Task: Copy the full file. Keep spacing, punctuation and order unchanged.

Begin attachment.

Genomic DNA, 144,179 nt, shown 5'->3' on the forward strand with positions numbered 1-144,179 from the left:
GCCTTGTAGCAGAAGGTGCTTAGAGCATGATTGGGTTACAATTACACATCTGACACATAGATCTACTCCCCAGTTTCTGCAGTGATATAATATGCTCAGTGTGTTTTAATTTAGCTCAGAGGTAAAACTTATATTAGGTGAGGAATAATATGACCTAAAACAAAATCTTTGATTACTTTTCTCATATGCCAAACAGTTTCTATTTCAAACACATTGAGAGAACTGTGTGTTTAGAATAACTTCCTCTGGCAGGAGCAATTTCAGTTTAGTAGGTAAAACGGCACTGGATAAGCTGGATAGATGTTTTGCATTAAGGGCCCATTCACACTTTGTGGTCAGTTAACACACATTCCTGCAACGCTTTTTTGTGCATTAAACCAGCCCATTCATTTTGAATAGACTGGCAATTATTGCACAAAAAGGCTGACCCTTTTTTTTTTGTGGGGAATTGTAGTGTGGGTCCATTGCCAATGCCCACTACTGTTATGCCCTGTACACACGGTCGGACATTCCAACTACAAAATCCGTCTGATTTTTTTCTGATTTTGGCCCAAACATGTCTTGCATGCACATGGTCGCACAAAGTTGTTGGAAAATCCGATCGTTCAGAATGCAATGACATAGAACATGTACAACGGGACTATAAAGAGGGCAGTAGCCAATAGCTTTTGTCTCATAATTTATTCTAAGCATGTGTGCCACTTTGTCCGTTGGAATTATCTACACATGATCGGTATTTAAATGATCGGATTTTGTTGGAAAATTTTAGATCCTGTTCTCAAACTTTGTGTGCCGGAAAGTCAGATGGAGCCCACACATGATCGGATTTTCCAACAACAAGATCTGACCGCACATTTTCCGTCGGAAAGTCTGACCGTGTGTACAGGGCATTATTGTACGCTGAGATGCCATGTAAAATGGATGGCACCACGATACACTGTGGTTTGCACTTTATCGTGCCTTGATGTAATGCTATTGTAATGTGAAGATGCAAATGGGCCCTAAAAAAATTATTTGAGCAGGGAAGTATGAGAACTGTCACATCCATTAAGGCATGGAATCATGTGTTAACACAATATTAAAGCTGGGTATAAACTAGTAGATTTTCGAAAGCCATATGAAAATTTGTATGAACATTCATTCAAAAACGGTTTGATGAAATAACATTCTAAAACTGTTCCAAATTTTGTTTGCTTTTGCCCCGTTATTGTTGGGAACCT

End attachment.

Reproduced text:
Genomic DNA, 144,179 nt, shown 5'->3' on the forward strand with positions numbered 1-144,179 from the left:
GCCTTGTAGCAGAAGGTGCTTAGAGCATGATTGGGTTACAATTACACATCTGACACATAGATCTACTCCCCAGTTTCTGCAGTGATATAATATGCTCAGTGTGTTTTAATTTAGCTCAGAGGTAAAACTTATATTAGGTGAGGAATAATATGACCTAAAACAAAATCTTTGATTACTTTTCTCATATGCCAAACAGTTTCTATTTCAAACACATTGAGAGAACTGTGTGTTTAGAATAACTTCCTCTGGCAGGAGCAATTTCAGTTTAGTAGGTAAAACGGCACTGGATAAGCTGGATAGATGTTTTGCATTAAGGGCCCATTCACACTTTGTGGTCAGTTAACACACATTCCTGCAACGCTTTTTTGTGCATTAAACCAGCCCATTCATTTTGAATAGACTGGCAATTATTGCACAAAAAGGCTGACCCTTTTTTTTTTGTGGGGAATTGTAGTGTGGGTCCATTGCCAATGCCCACTACTGTTATGCCCTGTACACACGGTCGGACATTCCAACTACAAAATCCGTCTGATTTTTTTCTGATTTTGGCCCAAACATGTCTTGCATGCACATGGTCGCACAAAGTTGTTGGAAAATCCGATCGTTCAGAATGCAATGACATAGAACATGTACAACGGGACTATAAAGAGGGCAGTAGCCAATAGCTTTTGTCTCATAATTTATTCTAAGCATGTGTGCCACTTTGTCCGTTGGAATTATCTACACATGATCGGTATTTAAATGATCGGATTTTGTTGGAAAATTTTAGATCCTGTTCTCAAACTTTGTGTGCCGGAAAGTCAGATGGAGCCCACACATGATCGGATTTTCCAACAACAAGATCTGACCGCACATTTTCCGTCGGAAAGTCTGACCGTGTGTACAGGGCATTATTGTACGCTGAGATGCCATGTAAAATGGATGGCACCACGATACACTGTGGTTTGCACTTTATCGTGCCTTGATGTAATGCTATTGTAATGTGAAGATGCAAATGGGCCCTAAAAAAATTATTTGAGCAGGGAAGTATGAGAACTGTCACATCCATTAAGGCATGGAATCATGTGTTAACACAATATTAAAGCTGGGTATAAACTAGTAGATTTTCGAAAGCCATATGAAAATTTGTATGAACATTCATTCAAAAACGGTTTGATGAAATAACATTCTAAAACTGTTCCAAATTTTGTTTGCTTTTGCCCCGTTATTGTTGGGAACCT